Some of your family and friends may ask, "Why, what's wrong?" in reply to your decision to get married at the courthouse, to which you can simply answer, "Nothing, we're just in love and don't want to worry about anything else."
The truth is, some people are just offended that you'd choose to get married without them.
While you may decide to forego bringing your families along, don't assume you have to. Most courthouses allow a small showing of guests for the "ceremony."
Regardless of who's invited, you'll both probably need to bring a witness along to sign the final papers.
Getting married in a courthouse doesn't mean you have to dress like you're going to jail (I'm sorry, I couldn't resist.)
You're getting married, so dress the part! Pull that dress you never thought you'd get the chance to wear from the back of the closet or check out online retailers like Modcloth, ShopRuche, Etsy, or even Forever21 for awesome deals on little white dresses. If you want that classic mother-daughter-dress shopping memory, shop your local boutiques for a dress you'll wear again this summer, or just go all out and head to the bridal shop.
As for guys, they'll be relieved that they don’t have to worry about coordinating colors with the bridesmaids and can instead focus on picking an outfit that makes them feel both suave and comfortable.
When you don't have to adorn eight other girls with flowers, the options for yourself suddenly get a lot more fun (and cheap!)
If it's summertime, make your way to a U-Pick flower farm with friends and put together a bouquet. Keep it in the fridge in a jar of water for up to a day and wrap it with floral tape and ribbon or lace on the morning of your big day. If you're looking for a little less work, hit up a florist for a mid-week special, or even grab a dozen fresh roses from your grocer and wrap 'em yourself.
Pictures, or It Didn't Happen
Most professional photographers (especially if it's the off-season, November-April) will offer a discount for courthouse weddings, since the time they have to invest is more like one hour, instead of eight. They would also be happy to squeeze in a mid-week shoot as most courthouse marriages take place during the week instead of on the weekend due to government business hours.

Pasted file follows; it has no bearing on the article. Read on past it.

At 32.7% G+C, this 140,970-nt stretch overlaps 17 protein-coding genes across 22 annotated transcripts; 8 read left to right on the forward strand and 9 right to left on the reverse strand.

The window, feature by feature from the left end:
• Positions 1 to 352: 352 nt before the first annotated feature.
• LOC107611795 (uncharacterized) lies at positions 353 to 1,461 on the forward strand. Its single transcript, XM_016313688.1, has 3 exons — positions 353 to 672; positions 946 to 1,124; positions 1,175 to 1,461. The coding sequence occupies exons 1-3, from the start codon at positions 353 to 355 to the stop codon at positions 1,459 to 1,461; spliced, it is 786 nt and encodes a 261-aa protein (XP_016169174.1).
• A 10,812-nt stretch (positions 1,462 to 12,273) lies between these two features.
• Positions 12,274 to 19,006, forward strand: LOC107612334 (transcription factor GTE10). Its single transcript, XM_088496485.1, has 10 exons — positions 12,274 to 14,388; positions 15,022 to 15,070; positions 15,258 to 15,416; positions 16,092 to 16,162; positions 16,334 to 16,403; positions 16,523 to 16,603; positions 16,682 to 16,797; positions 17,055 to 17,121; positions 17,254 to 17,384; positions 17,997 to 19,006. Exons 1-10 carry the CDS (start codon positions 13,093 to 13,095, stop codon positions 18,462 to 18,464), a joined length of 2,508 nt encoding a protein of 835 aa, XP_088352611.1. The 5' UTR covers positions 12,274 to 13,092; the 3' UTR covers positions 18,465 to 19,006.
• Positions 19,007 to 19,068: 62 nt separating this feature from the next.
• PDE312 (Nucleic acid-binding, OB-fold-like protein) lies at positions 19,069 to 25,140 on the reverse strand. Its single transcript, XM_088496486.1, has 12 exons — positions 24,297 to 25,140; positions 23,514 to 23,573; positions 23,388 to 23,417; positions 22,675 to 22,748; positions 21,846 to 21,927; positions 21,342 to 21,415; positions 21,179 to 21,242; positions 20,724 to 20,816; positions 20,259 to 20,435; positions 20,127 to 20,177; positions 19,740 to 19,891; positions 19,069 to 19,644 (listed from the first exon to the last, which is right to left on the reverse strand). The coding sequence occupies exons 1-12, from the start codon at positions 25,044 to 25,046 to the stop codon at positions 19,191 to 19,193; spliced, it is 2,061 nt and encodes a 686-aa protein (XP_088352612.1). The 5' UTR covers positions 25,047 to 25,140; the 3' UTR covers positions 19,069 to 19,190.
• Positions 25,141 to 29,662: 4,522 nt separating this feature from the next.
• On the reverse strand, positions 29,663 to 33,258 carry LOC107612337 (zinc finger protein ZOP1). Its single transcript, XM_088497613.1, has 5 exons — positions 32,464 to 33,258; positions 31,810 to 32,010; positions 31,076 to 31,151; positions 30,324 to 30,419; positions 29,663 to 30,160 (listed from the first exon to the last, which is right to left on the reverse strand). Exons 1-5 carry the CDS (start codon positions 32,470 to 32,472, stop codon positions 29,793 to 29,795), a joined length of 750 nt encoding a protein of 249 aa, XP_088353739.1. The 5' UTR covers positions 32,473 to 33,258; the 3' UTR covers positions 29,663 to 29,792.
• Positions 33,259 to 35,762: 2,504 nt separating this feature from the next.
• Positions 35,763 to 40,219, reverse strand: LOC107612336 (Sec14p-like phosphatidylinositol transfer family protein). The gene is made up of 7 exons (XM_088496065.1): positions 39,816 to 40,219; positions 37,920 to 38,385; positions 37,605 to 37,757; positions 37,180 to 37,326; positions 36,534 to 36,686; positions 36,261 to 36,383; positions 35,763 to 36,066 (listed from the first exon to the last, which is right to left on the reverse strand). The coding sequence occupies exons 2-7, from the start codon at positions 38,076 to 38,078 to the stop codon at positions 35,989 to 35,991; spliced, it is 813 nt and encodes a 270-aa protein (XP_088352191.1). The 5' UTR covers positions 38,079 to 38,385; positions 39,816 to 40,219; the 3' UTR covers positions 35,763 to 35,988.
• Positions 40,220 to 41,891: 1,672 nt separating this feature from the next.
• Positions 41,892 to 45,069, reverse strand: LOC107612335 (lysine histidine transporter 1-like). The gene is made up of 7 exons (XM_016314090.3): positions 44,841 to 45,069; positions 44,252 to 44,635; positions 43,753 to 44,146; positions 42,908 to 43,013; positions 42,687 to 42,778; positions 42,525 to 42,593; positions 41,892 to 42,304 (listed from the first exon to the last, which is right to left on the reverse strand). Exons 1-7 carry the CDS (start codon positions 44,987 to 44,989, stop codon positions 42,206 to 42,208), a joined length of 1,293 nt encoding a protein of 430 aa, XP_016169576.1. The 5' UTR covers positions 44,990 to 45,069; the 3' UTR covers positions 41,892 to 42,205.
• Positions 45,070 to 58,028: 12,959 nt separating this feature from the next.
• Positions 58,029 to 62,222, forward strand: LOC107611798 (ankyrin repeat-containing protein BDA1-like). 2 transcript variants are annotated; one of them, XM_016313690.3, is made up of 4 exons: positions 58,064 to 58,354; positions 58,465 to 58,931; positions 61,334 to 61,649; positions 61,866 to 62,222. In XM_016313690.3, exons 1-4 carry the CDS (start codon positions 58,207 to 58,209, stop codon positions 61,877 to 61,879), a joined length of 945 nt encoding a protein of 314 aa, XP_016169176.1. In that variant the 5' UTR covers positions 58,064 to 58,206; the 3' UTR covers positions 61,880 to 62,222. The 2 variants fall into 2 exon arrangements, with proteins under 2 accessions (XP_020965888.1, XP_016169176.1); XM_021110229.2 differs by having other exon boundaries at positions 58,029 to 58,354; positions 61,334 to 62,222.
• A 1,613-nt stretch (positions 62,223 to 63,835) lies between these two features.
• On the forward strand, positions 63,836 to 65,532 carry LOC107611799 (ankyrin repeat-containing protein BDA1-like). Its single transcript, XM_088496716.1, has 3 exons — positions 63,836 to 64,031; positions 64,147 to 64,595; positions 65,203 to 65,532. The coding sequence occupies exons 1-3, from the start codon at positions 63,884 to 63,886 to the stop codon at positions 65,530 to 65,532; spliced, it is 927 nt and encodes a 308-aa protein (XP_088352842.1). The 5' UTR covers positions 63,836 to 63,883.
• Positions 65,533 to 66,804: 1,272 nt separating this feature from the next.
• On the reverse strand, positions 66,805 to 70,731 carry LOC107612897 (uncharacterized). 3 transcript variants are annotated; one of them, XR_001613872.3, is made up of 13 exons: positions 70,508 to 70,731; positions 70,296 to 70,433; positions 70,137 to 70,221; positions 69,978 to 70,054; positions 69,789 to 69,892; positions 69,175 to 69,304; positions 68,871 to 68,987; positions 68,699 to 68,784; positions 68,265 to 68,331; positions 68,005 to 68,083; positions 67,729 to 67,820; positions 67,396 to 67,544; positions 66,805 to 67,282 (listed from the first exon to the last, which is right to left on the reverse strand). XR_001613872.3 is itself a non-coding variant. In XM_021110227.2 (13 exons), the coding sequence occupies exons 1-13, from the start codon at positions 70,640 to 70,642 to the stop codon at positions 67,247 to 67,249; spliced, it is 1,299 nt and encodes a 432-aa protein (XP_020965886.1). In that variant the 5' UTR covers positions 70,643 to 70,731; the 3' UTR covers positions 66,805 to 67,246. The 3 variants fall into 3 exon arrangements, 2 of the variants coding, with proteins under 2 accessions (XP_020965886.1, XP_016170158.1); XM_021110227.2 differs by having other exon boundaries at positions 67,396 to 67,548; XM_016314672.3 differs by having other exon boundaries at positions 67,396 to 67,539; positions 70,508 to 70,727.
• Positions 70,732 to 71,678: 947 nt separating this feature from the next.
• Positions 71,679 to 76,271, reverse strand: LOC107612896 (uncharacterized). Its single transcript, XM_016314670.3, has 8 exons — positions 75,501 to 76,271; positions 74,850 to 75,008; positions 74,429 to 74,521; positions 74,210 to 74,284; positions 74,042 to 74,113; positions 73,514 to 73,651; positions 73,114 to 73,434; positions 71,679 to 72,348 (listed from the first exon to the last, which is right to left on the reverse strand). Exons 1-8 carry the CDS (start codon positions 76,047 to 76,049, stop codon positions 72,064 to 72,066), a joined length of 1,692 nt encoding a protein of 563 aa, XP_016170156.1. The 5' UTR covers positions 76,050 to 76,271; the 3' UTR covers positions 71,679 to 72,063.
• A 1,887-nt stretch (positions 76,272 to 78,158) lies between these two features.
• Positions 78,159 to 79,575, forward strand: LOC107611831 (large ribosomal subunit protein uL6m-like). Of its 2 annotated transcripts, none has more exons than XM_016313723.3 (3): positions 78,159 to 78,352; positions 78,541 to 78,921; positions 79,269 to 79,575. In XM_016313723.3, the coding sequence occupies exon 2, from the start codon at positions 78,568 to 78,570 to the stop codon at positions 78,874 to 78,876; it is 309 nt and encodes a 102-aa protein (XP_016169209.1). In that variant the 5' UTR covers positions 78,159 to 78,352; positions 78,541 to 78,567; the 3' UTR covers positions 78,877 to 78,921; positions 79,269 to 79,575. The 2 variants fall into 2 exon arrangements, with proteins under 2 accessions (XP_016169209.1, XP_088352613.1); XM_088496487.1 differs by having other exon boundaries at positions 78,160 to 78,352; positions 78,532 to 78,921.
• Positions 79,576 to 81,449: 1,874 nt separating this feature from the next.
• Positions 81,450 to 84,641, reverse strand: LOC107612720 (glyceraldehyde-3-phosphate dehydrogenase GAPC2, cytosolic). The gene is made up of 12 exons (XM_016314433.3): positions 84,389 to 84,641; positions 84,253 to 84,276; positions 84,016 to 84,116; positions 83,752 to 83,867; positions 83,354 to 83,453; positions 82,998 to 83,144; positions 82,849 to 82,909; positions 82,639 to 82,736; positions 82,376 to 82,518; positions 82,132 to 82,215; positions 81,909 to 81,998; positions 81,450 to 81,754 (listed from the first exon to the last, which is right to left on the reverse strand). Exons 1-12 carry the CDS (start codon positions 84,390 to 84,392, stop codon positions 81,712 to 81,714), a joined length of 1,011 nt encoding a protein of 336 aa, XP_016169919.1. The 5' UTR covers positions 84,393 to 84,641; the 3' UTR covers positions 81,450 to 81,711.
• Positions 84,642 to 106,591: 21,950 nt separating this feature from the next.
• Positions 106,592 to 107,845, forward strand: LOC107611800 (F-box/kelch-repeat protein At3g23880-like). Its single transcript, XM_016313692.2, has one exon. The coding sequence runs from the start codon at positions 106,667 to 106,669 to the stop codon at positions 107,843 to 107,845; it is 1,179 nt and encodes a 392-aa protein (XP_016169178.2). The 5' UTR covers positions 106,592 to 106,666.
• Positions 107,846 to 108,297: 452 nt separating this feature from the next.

Even if the photographer isn't allowed in the courthouse you can set up a time to meet outside afterward for some quick professional shots, or plan to head out to a pretty location for a post-nuptials photo session.
To Party or Not to Party?
Just because you've chosen to tie the knot quietly, doesn't mean you can't enjoy a post-courthouse party! Spend a fraction of the money you've saved by not having a wedding on a once-in-a-lifetime super-expensive dinner for the two of you, or order a box of gourmet cupcakes to share with your families on the beach afterward.
Arriving at the Courthouse: The Checklist
Make sure you have these things on hand when you arrive at the courthouse!
- Marriage license
- Two buddies—a witness each for the bride and groom
- Cash fee to pay the magistrate
- Both of your driver's licenses' or state ID
What to Expect
When you arrive at the courthouse you'll have to go through a quick security checkpoint where you may be inspected with a hand-held metal detector (all part of the charm of the day!).
Next, you'll check in and let them know that you're there to get married.
You may have to wait either for your turn to come up, or for your pre-scheduled appointment.
After your turn comes up you'll either be directed to a small courtroom, an office, or a little cubicle, wherever the magistrate or judge is working.
The magistrate may say a few words and then have you, your spouse, and the witnesses sign the license in front of him. Altogether, this takes about one minute.
Voila! You're married!
Questions & Answers
When I get married, how do I change my first name at the same time I change my last?
To change both your first and last name, you'll need to contact your local courthouse and find out what paperwork and documentation you'll need. You'll probably need to file a formal petition to change your first name.
If I get married in a courthouse now, can I have an actual wedding later?
Oh, absolutely! You would basically just be getting the legalities out of the way. Then when you had your actual wedding, it would be just like any other wedding, except that you wouldn't have to worry about signing a marriage license since that would have been done at the courthouse.
Do we need to bring a witness to the courthouse to get married?
Yes, you should each plan on bringing a witness to the courthouse! We did. However, if that's an extra hassle for you, it doesn't hurt to call up your local courthouse and find out exactly what their rules are on witnesses.
What questions at the courthouse do I have to answer before I get married?
It may differ from state to state, but when I got married, I needed to have a valid ID. There are not any official questions to answer other than the paperwork for the marriage license which included questions like my date of birth, my social security number and my address.
It’s possible I also had to confirm that I wasn’t blood related to my partner, but that was only through the paperwork and not a blood test or any other documentation.
It’s very informal and requires surprisingly little in terms of information.
© 2013 Kierstin Gunsberg